I always have a stack of rejection letters that far outpaces the acceptances. And I know this is true of many writers – even successful ones. In some cases, the success is built on luck, and even less frequently, on talent. But for many, there’s a big ol’ stack of rejections they’ve built their collection of “Yes’s” upon. I fantasize about that moment where the stacks will be less lopsided.
And I think we need to say it. Because otherwise we only post the success, and create the imaginary, and contribute to the feeling of isolation we feel when we only see our peers’ happiness on social media.
Oh, and they’re shipping out the new Dramatist. I wrote a short thing in it.
This is a play for which I’m dramaturg, contracted by ScriptWorks and Teatro Vivo. I’ve been working with Mercedes, and the play is delightful. It’s incredibly hard to cast – a perfect cast would be trilingual (English, Spanish, ASL), with a variety of ages and identities – but to whichever company makes it happen, it will be worth it.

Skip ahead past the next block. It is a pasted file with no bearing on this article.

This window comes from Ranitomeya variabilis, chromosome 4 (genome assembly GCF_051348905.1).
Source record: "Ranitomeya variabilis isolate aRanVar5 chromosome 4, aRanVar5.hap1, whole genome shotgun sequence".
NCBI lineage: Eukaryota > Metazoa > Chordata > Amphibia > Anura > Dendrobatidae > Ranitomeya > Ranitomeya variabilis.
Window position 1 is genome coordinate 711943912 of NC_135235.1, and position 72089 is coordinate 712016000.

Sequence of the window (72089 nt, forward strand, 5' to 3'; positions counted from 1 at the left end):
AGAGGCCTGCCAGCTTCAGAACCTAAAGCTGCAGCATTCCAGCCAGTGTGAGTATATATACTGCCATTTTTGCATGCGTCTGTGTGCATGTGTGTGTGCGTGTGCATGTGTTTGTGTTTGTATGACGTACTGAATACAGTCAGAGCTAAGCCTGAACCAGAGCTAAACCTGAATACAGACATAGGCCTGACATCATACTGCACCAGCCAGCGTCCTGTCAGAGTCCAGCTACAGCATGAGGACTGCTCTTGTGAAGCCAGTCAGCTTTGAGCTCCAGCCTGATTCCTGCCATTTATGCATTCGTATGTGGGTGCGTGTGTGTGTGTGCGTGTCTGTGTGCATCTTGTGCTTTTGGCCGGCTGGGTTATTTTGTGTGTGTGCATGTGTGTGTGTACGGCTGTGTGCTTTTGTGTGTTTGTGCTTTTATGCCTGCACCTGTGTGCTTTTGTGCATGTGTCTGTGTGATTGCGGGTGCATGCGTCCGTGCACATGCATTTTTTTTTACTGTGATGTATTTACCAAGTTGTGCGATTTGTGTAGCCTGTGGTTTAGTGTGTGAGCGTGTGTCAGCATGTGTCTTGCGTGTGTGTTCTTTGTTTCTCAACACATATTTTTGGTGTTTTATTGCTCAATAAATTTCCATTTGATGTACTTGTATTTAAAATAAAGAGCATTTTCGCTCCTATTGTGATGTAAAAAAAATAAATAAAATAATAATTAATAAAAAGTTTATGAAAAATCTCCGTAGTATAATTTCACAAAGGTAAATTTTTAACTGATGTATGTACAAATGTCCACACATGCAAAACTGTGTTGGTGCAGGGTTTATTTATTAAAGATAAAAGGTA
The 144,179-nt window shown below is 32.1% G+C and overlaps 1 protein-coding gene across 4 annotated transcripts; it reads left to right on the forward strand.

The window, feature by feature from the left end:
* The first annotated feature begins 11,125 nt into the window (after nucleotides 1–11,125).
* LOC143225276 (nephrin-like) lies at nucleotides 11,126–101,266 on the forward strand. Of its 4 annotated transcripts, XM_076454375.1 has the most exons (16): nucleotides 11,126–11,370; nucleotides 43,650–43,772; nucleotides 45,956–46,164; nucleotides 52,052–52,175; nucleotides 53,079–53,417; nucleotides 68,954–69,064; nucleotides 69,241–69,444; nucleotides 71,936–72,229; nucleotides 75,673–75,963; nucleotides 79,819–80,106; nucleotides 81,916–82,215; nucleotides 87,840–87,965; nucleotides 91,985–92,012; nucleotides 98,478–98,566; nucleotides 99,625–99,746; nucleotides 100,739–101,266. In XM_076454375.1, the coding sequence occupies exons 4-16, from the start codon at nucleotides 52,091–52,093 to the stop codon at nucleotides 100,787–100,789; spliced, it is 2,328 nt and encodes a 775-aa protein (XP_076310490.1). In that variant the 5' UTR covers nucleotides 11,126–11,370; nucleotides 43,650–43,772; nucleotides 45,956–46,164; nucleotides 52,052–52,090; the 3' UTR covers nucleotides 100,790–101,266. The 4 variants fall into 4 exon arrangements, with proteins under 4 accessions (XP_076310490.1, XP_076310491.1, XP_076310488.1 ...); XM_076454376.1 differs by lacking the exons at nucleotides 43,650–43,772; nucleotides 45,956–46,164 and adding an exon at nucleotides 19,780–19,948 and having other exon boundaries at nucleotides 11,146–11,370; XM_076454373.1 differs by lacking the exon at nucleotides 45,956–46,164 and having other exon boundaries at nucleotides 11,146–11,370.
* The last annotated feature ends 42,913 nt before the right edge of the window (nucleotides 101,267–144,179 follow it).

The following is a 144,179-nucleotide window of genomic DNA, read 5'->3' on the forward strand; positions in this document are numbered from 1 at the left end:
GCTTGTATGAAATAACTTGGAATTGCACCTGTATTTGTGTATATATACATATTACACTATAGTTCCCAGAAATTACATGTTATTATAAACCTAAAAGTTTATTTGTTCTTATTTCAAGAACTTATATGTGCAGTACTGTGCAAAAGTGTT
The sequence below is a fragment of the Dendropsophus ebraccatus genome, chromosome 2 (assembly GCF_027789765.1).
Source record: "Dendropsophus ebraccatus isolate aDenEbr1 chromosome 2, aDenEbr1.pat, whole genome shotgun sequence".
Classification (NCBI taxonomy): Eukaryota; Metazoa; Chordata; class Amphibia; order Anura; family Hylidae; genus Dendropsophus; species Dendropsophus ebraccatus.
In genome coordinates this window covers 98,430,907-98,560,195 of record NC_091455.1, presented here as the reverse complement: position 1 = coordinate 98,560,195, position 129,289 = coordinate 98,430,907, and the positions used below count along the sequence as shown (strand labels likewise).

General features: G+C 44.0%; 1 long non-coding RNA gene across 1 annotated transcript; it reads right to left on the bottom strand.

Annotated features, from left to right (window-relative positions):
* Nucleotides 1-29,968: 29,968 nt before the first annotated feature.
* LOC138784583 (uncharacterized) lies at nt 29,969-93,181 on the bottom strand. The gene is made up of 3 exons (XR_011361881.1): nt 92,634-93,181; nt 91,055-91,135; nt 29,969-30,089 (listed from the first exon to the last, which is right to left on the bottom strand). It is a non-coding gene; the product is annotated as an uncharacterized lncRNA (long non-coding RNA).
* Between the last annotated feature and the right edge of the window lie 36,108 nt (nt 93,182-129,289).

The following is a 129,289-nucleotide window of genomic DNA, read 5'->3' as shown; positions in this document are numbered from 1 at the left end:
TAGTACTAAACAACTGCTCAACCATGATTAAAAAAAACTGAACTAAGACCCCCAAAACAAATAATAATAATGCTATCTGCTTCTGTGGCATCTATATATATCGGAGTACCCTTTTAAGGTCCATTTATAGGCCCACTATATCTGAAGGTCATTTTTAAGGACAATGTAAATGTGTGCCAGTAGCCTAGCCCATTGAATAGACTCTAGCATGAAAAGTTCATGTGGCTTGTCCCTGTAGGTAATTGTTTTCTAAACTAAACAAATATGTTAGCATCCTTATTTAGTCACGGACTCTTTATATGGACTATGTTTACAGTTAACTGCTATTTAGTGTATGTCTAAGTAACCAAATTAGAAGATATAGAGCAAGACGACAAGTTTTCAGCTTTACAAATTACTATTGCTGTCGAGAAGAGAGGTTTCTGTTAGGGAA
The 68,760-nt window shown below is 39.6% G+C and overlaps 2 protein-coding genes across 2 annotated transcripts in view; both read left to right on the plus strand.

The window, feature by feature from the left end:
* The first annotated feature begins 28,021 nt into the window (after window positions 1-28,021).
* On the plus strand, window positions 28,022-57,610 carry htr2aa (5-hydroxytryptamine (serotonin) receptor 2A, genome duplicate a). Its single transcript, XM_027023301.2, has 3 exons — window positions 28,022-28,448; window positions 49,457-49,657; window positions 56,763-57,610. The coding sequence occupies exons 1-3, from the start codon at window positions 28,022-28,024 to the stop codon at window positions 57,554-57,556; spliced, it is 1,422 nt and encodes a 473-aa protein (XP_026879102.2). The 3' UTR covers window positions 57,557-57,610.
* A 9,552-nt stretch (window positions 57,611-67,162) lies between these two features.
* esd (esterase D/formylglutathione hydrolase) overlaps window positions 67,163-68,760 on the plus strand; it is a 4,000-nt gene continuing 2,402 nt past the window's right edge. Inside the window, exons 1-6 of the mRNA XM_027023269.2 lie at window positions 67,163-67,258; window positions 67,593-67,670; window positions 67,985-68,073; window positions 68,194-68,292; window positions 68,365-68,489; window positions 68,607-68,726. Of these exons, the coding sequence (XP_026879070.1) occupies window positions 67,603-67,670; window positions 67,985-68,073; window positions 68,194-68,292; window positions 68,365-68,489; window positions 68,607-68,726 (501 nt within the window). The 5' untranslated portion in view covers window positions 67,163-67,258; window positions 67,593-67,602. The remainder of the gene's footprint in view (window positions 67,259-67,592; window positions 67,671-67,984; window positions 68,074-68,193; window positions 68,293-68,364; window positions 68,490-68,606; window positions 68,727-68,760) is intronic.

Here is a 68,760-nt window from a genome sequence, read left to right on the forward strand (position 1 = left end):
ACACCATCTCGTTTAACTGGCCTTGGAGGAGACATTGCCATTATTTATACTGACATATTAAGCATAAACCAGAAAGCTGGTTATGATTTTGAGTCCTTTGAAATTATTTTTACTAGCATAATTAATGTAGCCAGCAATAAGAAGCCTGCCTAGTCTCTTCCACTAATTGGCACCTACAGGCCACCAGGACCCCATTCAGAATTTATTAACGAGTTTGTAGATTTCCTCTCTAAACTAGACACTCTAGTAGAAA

Sunday, I’m going to be Houston for the reading of Dogfuckers.
(7pm if you can make it)
I’m also doing a writing workshop that afternoon on space and place and its role in generating playwriting — affectionately secretly titled F*ck the New York Apartment.
For years, when I was Lit Manager for Barnyard Theatre, I read play after play set in the old NY apartment; when I started playwriting in earnest, I started in resistance to these settings…
Trainwhistles = my version of the bedroom breakup scene (two gay runaway teens near the train tracks, sleeping on a rusted sofa).
Game = set in a grungy laundromat, in opposition to the plays set in sparkling cafes…
Even Dogfuckers is set on the porch and the interior of a house that is very much not a living room apartment…